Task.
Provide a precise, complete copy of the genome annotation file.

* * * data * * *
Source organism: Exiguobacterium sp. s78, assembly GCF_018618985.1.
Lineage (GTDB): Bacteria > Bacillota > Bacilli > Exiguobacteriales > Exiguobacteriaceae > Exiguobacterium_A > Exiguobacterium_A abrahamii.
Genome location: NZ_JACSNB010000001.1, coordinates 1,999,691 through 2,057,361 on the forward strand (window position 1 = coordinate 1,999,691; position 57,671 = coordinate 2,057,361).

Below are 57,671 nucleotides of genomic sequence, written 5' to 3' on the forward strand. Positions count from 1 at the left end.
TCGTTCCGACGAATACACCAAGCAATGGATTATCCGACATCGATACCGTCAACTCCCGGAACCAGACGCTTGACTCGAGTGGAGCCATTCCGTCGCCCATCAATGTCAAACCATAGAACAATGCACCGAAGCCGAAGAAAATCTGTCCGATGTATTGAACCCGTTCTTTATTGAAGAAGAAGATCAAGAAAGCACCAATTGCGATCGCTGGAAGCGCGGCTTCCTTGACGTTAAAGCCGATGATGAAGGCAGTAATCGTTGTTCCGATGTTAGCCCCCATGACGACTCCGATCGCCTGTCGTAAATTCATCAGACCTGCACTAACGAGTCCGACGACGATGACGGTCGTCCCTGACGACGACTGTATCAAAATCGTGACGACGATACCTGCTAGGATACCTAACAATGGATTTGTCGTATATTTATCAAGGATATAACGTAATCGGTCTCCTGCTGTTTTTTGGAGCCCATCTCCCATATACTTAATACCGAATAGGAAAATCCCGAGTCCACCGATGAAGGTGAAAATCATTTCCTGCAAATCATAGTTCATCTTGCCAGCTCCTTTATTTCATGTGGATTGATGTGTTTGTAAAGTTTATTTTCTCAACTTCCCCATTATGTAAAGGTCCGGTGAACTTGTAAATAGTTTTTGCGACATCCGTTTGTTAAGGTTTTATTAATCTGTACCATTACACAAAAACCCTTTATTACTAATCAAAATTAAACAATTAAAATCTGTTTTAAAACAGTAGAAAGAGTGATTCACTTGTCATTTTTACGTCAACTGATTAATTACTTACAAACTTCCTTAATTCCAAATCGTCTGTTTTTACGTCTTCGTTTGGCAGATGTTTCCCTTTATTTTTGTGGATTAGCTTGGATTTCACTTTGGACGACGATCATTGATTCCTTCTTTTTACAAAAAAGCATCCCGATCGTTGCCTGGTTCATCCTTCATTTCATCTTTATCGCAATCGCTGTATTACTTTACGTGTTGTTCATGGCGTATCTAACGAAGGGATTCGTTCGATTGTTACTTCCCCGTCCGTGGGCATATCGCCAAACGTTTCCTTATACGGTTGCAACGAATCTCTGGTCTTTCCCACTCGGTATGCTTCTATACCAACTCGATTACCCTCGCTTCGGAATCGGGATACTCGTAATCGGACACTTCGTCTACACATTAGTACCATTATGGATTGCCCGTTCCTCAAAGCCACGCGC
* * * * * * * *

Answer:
Source organism: Exiguobacterium sp. s78, assembly GCF_018618985.1.
Lineage (GTDB): Bacteria > Bacillota > Bacilli > Exiguobacteriales > Exiguobacteriaceae > Exiguobacterium_A > Exiguobacterium_A abrahamii.
Genome location: NZ_JACSNB010000001.1, coordinates 1,999,691 through 2,057,361 on the forward strand (window position 1 = coordinate 1,999,691; position 57,671 = coordinate 2,057,361).

Below are 57,671 nucleotides of genomic sequence, written 5' to 3' on the forward strand. Positions count from 1 at the left end.
TCGTTCCGACGAATACACCAAGCAATGGATTATCCGACATCGATACCGTCAACTCCCGGAACCAGACGCTTGACTCGAGTGGAGCCATTCCGTCGCCCATCAATGTCAAACCATAGAACAATGCACCGAAGCCGAAGAAAATCTGTCCGATGTATTGAACCCGTTCTTTATTGAAGAAGAAGATCAAGAAAGCACCAATTGCGATCGCTGGAAGCGCGGCTTCCTTGACGTTAAAGCCGATGATGAAGGCAGTAATCGTTGTTCCGATGTTAGCCCCCATGACGACTCCGATCGCCTGTCGTAAATTCATCAGACCTGCACTAACGAGTCCGACGACGATGACGGTCGTCCCTGACGACGACTGTATCAAAATCGTGACGACGATACCTGCTAGGATACCTAACAATGGATTTGTCGTATATTTATCAAGGATATAACGTAATCGGTCTCCTGCTGTTTTTTGGAGCCCATCTCCCATATACTTAATACCGAATAGGAAAATCCCGAGTCCACCGATGAAGGTGAAAATCATTTCCTGCAAATCATAGTTCATCTTGCCAGCTCCTTTATTTCATGTGGATTGATGTGTTTGTAAAGTTTATTTTCTCAACTTCCCCATTATGTAAAGGTCCGGTGAACTTGTAAATAGTTTTTGCGACATCCGTTTGTTAAGGTTTTATTAATCTGTACCATTACACAAAAACCCTTTATTACTAATCAAAATTAAACAATTAAAATCTGTTTTAAAACAGTAGAAAGAGTGATTCACTTGTCATTTTTACGTCAACTGATTAATTACTTACAAACTTCCTTAATTCCAAATCGTCTGTTTTTACGTCTTCGTTTGGCAGATGTTTCCCTTTATTTTTGTGGATTAGCTTGGATTTCACTTTGGACGACGATCATTGATTCCTTCTTTTTACAAAAAAGCATCCCGATCGTTGCCTGGTTCATCCTTCATTTCATCTTTATCGCAATCGCTGTATTACTTTACGTGTTGTTCATGGCGTATCTAACGAAGGGATTCGTTCGATTGTTACTTCCCCGTCCGTGGGCATATCGCCAAACGTTTCCTTATACGGTTGCAACGAATCTCTGGTCTTTCCCACTCGGTATGCTTCTATACCAACTCGATTACCCTCGCTTCGGAATCGGGATACTCGTAATCGGACACTTCGTCTACACATTAGTACCATTATGGATTGCCCGTTCCTCAAAGCCACGCGC